The impact on the US economy of meeting the Kyoto mandates for reducing greenhouse gas emissions is far greater than asserted by the Clinton administration or partisans of the climate-change treaty, a new forecast by an independent government agency concludes.
The Energy Information Administration (EIA), a unit of the Department of Energy, estimates that obtaining the emission levels of greenhouse gasses permitted in the Kyoto climate-change treaty would:
- Reduce real US Gross Domestic Product by $64 billion per year,
- Raise the price of carbon (from which consumer energy prices are derived) by instituting a tax equal to $348 per ton,
- Hike gasoline prices by 53 percent over what they would have been in the year 2010,
- Boost electricity prices by 86 percent over 2010 prices.
“The EIA study confirms my suspicions,” fumed Rep. James Sensenbrenner (R-WI), chairman of the House Science Committee and the man who requested the EIA analysis. “We now know the real story behind the Kyoto protocol. Energy use will be more expensive, economic growth will be jeopardized, and American families will pay dearly for a flawed treaty.” (See Page 14 for details of the treaty.)
Janet Yellen, chair of the President’s Council of Economics, said as recently as August that meeting the Kyoto target would have only a “modest” impact on the US economy, assuming unlimited use of international emissions trading — a highly uncertain assumption given European opposition to such trading. According to her estimates, the cost of compliance could be as small as $14 per ton of carbon but no steeper than $23 a ton, compared with EIA’s $348.
Ms. Yellen and the White House, however, seem to be the only ones with an optimistic prediction.
Analyses conducted for industry and labor groups by reputable non-government sources such as Charles River Associates of Boston, WEFA (formerly Wharton Economic Forecast Associates) and DRI-McGraw Hill, among others, concluded that the carbon tax would add $266 to $295 a ton to the underlying price of carbon.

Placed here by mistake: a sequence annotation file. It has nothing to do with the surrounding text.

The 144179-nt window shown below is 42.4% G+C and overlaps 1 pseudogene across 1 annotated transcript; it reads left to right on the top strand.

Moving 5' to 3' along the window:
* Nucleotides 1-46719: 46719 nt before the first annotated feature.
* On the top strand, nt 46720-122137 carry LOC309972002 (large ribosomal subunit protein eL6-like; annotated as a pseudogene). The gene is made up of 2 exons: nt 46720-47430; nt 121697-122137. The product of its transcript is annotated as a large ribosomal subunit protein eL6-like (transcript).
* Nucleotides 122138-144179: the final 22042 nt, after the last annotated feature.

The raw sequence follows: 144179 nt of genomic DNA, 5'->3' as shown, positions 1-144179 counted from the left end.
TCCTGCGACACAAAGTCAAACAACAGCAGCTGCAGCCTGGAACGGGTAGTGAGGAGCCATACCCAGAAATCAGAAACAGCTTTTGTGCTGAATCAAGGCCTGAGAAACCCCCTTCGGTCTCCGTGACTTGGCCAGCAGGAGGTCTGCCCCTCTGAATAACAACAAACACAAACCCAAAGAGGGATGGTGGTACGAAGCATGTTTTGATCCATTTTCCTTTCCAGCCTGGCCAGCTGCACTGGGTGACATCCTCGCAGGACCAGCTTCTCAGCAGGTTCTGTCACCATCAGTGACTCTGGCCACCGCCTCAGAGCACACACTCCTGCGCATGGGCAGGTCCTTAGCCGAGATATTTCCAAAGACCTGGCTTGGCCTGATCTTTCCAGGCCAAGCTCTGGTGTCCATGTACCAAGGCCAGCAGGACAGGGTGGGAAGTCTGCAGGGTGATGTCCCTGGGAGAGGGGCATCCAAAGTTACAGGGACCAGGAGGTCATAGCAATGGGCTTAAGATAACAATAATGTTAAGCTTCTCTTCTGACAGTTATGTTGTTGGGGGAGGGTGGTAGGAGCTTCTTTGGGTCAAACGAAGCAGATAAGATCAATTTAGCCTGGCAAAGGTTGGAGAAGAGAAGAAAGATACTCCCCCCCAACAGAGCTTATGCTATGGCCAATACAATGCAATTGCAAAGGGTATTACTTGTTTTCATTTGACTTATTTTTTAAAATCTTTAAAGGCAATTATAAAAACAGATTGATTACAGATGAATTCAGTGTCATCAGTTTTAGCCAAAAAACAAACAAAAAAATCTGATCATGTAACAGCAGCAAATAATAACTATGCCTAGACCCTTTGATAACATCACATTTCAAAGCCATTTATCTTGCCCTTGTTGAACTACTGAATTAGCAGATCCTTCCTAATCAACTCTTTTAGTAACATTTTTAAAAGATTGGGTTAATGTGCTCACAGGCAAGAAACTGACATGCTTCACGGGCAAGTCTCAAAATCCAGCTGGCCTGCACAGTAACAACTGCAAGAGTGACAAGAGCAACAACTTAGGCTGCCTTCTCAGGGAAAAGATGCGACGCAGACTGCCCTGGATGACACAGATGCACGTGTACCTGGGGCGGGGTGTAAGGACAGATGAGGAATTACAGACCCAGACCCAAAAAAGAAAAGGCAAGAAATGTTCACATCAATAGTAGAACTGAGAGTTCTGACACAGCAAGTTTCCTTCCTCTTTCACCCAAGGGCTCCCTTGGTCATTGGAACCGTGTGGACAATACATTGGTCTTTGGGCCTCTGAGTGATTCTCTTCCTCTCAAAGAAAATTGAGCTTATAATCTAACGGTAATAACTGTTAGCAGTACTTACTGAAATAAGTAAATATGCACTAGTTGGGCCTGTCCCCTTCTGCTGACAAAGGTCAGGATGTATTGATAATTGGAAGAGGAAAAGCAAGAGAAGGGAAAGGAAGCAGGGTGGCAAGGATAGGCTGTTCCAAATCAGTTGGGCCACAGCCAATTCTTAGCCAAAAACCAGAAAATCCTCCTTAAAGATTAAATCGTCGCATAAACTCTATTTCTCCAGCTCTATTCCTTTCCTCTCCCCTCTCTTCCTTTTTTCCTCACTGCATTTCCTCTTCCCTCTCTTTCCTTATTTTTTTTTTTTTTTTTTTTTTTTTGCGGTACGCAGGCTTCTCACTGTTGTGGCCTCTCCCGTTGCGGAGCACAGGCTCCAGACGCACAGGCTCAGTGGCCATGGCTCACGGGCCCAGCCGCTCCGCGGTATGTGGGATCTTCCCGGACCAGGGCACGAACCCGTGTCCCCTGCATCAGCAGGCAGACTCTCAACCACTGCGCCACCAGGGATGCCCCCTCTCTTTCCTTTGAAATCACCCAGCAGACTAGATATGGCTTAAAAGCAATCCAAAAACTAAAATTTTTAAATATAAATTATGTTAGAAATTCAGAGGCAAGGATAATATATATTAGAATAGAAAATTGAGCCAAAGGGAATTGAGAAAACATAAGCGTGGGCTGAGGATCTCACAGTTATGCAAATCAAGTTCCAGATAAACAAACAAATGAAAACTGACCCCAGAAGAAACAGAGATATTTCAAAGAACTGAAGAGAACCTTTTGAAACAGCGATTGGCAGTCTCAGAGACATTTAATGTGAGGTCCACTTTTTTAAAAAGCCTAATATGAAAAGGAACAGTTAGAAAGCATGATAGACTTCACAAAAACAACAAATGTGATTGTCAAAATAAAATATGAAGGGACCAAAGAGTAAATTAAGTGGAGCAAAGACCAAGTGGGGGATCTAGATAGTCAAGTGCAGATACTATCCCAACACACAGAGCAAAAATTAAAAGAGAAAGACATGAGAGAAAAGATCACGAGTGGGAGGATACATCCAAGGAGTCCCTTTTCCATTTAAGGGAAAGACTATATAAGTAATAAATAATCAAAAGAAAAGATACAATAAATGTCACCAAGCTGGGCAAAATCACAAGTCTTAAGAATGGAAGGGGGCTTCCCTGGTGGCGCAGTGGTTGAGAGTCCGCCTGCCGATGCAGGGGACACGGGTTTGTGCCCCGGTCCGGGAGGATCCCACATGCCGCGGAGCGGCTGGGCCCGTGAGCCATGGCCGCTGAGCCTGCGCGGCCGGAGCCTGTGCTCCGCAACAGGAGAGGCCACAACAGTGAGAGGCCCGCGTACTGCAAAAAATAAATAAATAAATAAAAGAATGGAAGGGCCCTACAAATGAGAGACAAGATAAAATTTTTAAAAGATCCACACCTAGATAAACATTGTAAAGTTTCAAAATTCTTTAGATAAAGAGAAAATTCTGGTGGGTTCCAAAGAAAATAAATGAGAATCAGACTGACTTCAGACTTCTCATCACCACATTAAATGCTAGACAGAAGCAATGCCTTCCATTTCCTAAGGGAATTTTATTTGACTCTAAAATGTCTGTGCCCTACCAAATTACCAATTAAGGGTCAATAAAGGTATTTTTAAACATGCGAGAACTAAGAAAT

To reduce carbon emissions to the treaty’s limits, economists assume that a tax is added to the price of delivered-energy fuels based on their carbon content. The more carbon a fuel contains, the more heavily it is taxed. As a result of the tax, coal prices will rise more than petroleum and natural-gas prices, and the cost of generating electricity from non-carbon-emitting nuclear and renewable fuels does not increase at all. Although no carbon tax is directly levied on electricity, its price increases due to the higher cost of carbon-based fossil fuels used for generation.
Each $200 of carbon tax would raise the price of home heating oil by 55 percent, motor gasoline by 45 cents a gallon, natural gas used in business by 58 percent, and natural gas used by industry by 90 percent, according to calculations by the Global Climate Coalition.
The EIA study itself is a study in caution. EIA analyzed Kyoto-related costs for six separate scenarios, including mitigation of greenhouse gas emissions, emissions trading, and a “business-as-usual” standard. Then EIA calculated the impact of meeting each goal, producing a 17-to-83 percent range for the increase in overall energy costs.
But the only scenario that all parties have agreed to in the Kyoto procedure is the one that assigns the US a greenhouse-gas reduction of 7 percent from 1990 levels.
Many protocol-backers assert that the US assignment could be softened in negotiations during a conference of Kyoto parties in Buenos Aires in November. But that would mean re-negotiating the protocol that was agreed to in Kyoto last December. On the eve of the Buenos Aires conference, Melinda Kimble, acting assistant secretary of state, conceded that at best, “Buenos Aires has the potential to be a small step forward.”
The debate over the cost of reducing greenhouse gas emissions has been protracted and contentious, nationally and internationally, particularly since the protocol negotiation process began in Berlin in 1995.
The “Berlin Mandate,” in fact, called for an analysis and assessment of major proposals, but none was ever done, and none is contemplated. Negotiators, for various reasons, either didn’t want to slow down the process or preferred not to have an open debate about the possible effects impacts of their decisions.
The White House, confronted with conflicting views among federal agencies, including EPA, DOE and Treasury, sought to reconcile these differences by asking then-Deputy Secretary of Commerce Everlett Ehrlich to assemble a consensus.
After one year in review, an analysis examining one scenario (holding emissions at 1990 levels in 2010) was released in June 1997 as Ehrlich left government service.
However, soon afterward, Yellen, then chairing the Council of Economics, told a Senate hearing, that no further analyses would be done because it was “futile” to try to find a definite answer to future effects of climate-change mitigation proposals because the issue was too complex and uncertain.
In Buenos Aires, UN negotiations will try to “finish” the details of the Protocol. The Chief US negotiator, Under Secretary of State of State Stuart Eizenstat, told an industry briefing last month that the administration will continue to strongly oppose efforts to restrict the use of “flexible mechanisms”, such as emissions trading, by the US and others. Some European and developing countries think unlimited use of such mechanisms would allow the US to meet its Kyoto target painlessly.
The EIA study suggests otherwise, but the White House may not want to use a study internationally that contradicts its own analysis.